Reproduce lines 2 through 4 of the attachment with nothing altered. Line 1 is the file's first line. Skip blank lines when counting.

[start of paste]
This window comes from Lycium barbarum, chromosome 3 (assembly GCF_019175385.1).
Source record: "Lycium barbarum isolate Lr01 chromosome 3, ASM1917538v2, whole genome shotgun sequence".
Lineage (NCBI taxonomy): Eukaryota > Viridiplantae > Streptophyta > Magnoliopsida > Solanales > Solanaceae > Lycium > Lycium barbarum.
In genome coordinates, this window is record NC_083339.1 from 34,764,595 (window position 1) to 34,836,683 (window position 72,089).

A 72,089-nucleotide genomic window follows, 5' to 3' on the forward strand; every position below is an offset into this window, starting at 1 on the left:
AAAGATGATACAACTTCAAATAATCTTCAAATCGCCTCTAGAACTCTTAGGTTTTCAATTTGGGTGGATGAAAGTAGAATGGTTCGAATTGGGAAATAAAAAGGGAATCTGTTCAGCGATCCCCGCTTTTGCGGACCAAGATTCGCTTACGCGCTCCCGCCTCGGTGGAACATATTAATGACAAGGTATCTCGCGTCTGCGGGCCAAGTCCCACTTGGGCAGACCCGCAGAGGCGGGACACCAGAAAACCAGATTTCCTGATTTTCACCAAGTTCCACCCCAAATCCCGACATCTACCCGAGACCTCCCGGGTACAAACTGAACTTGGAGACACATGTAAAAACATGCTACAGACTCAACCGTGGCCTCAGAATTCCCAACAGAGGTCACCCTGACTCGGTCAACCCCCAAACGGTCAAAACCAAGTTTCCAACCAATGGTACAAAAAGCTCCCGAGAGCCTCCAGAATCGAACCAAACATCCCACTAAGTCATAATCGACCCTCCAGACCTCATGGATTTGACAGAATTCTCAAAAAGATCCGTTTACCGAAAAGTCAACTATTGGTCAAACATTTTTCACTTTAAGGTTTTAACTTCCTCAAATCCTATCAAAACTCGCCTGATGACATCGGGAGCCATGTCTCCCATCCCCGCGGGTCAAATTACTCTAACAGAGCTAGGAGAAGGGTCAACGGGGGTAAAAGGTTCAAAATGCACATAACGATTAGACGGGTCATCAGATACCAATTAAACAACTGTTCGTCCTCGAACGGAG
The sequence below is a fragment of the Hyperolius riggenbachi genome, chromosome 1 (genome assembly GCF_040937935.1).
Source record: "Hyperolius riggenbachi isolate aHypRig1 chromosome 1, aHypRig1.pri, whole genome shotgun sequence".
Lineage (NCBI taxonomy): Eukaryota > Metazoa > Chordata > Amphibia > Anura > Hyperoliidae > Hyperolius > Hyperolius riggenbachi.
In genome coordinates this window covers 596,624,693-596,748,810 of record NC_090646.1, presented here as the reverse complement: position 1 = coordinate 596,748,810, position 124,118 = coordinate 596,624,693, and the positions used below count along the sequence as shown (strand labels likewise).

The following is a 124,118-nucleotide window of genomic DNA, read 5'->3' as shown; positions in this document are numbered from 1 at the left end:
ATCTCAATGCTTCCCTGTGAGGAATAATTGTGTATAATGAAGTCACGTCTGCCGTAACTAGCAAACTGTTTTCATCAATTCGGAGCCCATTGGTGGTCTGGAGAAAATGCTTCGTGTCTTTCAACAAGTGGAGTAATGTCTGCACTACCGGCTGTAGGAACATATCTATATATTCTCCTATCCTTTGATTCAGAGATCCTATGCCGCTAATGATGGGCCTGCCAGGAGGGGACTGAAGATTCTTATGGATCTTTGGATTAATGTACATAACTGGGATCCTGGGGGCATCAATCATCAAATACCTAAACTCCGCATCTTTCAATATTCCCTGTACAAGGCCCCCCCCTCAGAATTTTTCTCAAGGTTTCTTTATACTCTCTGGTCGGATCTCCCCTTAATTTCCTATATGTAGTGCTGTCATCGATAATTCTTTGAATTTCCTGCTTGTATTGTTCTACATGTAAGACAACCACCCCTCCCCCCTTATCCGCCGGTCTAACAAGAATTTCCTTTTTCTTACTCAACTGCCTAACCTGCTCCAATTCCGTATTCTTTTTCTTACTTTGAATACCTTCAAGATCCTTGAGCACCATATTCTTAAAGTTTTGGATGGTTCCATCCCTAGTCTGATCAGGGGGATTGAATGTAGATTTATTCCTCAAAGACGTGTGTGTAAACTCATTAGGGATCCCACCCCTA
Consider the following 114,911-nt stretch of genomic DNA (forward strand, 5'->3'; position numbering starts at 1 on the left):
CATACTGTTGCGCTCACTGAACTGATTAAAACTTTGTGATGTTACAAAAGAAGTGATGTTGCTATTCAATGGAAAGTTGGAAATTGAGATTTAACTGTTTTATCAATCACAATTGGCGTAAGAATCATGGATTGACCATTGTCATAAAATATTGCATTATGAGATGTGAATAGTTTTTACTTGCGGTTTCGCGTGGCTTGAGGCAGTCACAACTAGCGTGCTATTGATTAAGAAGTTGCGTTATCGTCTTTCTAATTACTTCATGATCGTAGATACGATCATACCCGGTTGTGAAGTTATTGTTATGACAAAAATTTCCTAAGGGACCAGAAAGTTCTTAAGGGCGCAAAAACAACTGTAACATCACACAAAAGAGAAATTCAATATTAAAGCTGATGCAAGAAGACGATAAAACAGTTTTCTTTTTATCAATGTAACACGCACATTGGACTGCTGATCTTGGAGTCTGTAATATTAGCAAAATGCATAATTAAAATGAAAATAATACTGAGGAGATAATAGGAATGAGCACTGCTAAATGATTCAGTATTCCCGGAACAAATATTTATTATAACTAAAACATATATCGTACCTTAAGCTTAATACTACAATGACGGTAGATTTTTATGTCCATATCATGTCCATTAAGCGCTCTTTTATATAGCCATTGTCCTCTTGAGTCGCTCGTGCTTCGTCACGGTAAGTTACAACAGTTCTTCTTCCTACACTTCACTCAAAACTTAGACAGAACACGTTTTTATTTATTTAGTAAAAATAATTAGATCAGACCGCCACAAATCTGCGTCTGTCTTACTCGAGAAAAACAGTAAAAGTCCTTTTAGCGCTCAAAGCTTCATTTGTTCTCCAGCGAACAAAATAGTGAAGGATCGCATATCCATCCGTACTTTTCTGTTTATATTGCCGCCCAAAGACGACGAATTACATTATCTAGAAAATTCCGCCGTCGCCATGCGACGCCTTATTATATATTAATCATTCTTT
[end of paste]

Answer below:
Source record: "Lycium barbarum isolate Lr01 chromosome 3, ASM1917538v2, whole genome shotgun sequence".
Lineage (NCBI taxonomy): Eukaryota > Viridiplantae > Streptophyta > Magnoliopsida > Solanales > Solanaceae > Lycium > Lycium barbarum.
In genome coordinates, this window is record NC_083339.1 from 34,764,595 (window position 1) to 34,836,683 (window position 72,089).